Conclusion: FMECA helped the staff compare the 2 approaches through an accurate step-by-step analysis, highlighting that laparoscopic appendectomy is feasible and safe, associated with a lower incidence of infection and other complications, reduced length of hospital stay, and an apparent lower procedure-related risk. (Source: Journal of Patient Safety)
Source: Journal of Patient Safety - May 26, 2015 Category: Health Management Tags: Original Articles Source Type: research

Frequency of Prescribing Errors by Medical Residents in Various Training Programs
Objectives: Medication errors are hazardous and costly. Children are at increased risk for medication errors because of weight-based dosing, limited FDA indications, and human calculation errors. The aim of this study is to determine the frequency and type of resident prescribing errors in a pediatric clinic and further compare error rates of residents in different training programs. Methods: Resident prescription error data from a pediatric clinic was collected for 5 months. Upon detection of an error, residents were notified/given feedback regarding the type of error, ways to remedy errors, and future prevention methods....
Source: Journal of Patient Safety - May 26, 2015 Category: Health Management Tags: Original Articles Source Type: research

A Safe Practice Standard for Barcode Technology
Conclusions: There is growing evidence for the efficacy of barcode solutions in improving overall medication safety. Standards for the implementation of barcode technology are proposed. (Source: Journal of Patient Safety)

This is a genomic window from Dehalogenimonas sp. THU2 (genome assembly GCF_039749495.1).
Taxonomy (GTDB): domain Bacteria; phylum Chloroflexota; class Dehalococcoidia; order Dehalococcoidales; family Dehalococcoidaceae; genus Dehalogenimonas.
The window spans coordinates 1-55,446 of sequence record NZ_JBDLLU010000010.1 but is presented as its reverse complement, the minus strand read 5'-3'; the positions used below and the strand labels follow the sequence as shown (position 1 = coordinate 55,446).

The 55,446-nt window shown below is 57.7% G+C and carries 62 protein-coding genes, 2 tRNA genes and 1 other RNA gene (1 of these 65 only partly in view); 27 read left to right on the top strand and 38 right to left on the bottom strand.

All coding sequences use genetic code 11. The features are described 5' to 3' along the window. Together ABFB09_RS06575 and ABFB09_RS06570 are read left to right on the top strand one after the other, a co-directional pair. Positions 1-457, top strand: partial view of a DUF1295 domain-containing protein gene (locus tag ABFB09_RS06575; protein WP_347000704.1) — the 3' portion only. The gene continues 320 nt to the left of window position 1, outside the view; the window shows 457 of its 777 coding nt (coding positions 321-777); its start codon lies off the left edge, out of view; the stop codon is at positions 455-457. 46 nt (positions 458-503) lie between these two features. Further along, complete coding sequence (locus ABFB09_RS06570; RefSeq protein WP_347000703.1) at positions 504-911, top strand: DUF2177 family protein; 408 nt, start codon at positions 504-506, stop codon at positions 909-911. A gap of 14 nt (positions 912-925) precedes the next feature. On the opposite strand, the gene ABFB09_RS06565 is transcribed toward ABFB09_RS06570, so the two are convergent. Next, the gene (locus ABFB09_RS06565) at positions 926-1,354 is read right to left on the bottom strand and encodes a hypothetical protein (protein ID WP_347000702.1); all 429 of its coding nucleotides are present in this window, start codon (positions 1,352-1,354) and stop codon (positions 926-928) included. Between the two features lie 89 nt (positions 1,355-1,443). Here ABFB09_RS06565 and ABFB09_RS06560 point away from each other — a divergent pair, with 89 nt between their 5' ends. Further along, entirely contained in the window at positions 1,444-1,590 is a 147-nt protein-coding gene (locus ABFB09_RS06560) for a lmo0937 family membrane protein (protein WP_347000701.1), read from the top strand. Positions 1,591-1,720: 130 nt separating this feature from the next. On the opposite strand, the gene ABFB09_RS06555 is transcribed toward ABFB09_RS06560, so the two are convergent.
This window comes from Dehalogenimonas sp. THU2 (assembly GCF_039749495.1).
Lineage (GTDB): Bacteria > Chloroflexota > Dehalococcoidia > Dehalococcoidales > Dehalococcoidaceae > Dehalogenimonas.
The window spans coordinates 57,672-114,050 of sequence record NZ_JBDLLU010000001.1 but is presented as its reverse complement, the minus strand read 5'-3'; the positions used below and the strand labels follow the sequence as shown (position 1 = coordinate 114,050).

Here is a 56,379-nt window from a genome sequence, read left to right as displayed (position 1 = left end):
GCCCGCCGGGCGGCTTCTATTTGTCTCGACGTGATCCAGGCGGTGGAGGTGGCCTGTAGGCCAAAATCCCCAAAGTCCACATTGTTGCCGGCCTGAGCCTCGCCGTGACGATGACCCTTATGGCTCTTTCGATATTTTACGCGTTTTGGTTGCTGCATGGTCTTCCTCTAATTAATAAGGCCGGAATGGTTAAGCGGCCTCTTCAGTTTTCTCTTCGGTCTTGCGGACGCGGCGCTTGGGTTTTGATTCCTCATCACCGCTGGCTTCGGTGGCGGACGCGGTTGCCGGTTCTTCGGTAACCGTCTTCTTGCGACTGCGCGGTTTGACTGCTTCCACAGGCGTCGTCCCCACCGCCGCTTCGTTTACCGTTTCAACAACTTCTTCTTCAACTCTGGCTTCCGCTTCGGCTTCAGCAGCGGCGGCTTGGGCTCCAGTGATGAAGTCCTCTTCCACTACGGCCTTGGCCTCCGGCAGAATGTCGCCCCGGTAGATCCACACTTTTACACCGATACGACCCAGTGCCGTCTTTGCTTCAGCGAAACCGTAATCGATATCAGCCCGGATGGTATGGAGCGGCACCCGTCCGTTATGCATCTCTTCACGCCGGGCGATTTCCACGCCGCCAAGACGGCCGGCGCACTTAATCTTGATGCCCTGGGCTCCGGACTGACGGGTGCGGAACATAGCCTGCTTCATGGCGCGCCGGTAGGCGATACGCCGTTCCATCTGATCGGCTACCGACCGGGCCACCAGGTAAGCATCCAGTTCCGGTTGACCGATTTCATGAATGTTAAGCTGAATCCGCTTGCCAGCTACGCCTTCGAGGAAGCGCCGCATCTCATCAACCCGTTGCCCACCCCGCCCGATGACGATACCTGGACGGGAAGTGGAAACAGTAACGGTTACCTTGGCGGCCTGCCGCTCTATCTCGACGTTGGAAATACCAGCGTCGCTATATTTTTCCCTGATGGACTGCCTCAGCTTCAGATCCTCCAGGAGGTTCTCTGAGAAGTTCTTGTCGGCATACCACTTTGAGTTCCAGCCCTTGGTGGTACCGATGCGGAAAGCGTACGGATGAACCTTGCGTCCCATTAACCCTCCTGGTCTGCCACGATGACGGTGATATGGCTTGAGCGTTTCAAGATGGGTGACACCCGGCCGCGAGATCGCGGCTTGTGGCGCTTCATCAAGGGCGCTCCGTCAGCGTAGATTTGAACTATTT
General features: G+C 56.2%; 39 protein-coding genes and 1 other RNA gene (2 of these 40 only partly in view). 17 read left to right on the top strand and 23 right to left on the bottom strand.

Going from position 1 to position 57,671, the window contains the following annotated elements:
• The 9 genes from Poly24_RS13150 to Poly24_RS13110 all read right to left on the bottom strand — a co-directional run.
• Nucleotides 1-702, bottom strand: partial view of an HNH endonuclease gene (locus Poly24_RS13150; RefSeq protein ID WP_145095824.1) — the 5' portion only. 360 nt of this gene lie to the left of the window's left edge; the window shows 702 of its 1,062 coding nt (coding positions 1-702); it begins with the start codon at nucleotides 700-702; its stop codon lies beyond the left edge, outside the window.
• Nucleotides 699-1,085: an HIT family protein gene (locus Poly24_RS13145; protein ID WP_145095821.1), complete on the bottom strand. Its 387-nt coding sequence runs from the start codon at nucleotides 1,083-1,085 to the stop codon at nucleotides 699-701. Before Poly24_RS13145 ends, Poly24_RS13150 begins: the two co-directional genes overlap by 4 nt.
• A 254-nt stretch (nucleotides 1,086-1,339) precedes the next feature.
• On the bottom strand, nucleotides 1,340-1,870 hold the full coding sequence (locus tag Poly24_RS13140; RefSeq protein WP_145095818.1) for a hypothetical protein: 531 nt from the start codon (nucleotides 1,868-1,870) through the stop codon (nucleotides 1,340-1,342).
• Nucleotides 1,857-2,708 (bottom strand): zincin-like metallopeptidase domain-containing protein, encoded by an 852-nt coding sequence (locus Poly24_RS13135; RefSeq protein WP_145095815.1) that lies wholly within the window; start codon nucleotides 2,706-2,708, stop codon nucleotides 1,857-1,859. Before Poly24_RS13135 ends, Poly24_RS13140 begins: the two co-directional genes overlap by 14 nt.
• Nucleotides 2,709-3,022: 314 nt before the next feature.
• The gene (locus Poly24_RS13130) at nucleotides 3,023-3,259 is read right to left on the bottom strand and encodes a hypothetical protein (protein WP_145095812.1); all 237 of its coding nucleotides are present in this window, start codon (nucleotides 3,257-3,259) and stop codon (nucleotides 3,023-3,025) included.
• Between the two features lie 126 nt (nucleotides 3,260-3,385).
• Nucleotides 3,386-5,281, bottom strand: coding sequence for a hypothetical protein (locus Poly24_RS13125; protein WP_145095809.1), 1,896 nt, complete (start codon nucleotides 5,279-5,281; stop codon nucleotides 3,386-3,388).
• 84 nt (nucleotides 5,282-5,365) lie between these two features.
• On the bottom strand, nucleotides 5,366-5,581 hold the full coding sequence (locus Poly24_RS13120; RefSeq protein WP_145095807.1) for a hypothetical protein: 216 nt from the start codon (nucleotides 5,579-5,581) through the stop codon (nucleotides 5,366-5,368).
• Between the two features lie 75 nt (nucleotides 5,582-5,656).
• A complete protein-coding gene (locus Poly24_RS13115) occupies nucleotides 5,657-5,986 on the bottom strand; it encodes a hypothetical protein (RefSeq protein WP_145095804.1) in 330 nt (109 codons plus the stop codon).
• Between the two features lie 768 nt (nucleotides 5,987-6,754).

Source: Journal of Patient Safety - May 26, 2015 Category: Health Management Tags: Original Articles Source Type: research

The Fate of Pediatric Prescriptions in Community Pharmacies
Objectives: The purpose of this study was to describe behaviors of community pharmacists related to pediatric prescriptions and examine the effect of demographic and situational factors on behaviors and confidence in performing recommended activities when dispensing medications for pediatric patients. Methods: The study employed a self-administered survey of community pharmacists in a regional chain. One intervention group attended a live continuing education session. A second intervention group received a dosing guide in the mail. One month after the intervention, both intervention groups and a control group completed the...
Source: Journal of Patient Safety - May 26, 2015 Category: Health Management Tags: Original Articles Source Type: research

Assessing the Perceived Level of Institutional Support for the Second Victim After a Patient Safety Event
Conclusions: These results validate a need by associates for emotional support after a PSE and that associates’ perception of available formal institutional support services or interventions is low. (Source: Journal of Patient Safety)
Source: Journal of Patient Safety - May 26, 2015 Category: Health Management Tags: Original Articles Source Type: research

The Effectiveness of a Multicenter Quality Improvement Collaborative in Reducing Inpatient Mortality
Conclusion: The study concludes with a discussion of those methods that were plausible reasons for the successes. (Source: Journal of Patient Safety)
Source: Journal of Patient Safety - May 26, 2015 Category: Health Management Tags: Original Articles Source Type: research

Psychological Safety and Error Reporting Within Veterans Health Administration Hospitals
We examined organizational climate assessment interviews (n = 374) evaluating how many employees asserted willingness to report errors (or not) and their stated reasons. Finally, based on survey data, we identified 2 (psychologically safe versus unsafe) hospitals and compared their number of employees who would be willing/unwilling to report an error. Results: Psychological safety increased with supervisory level (P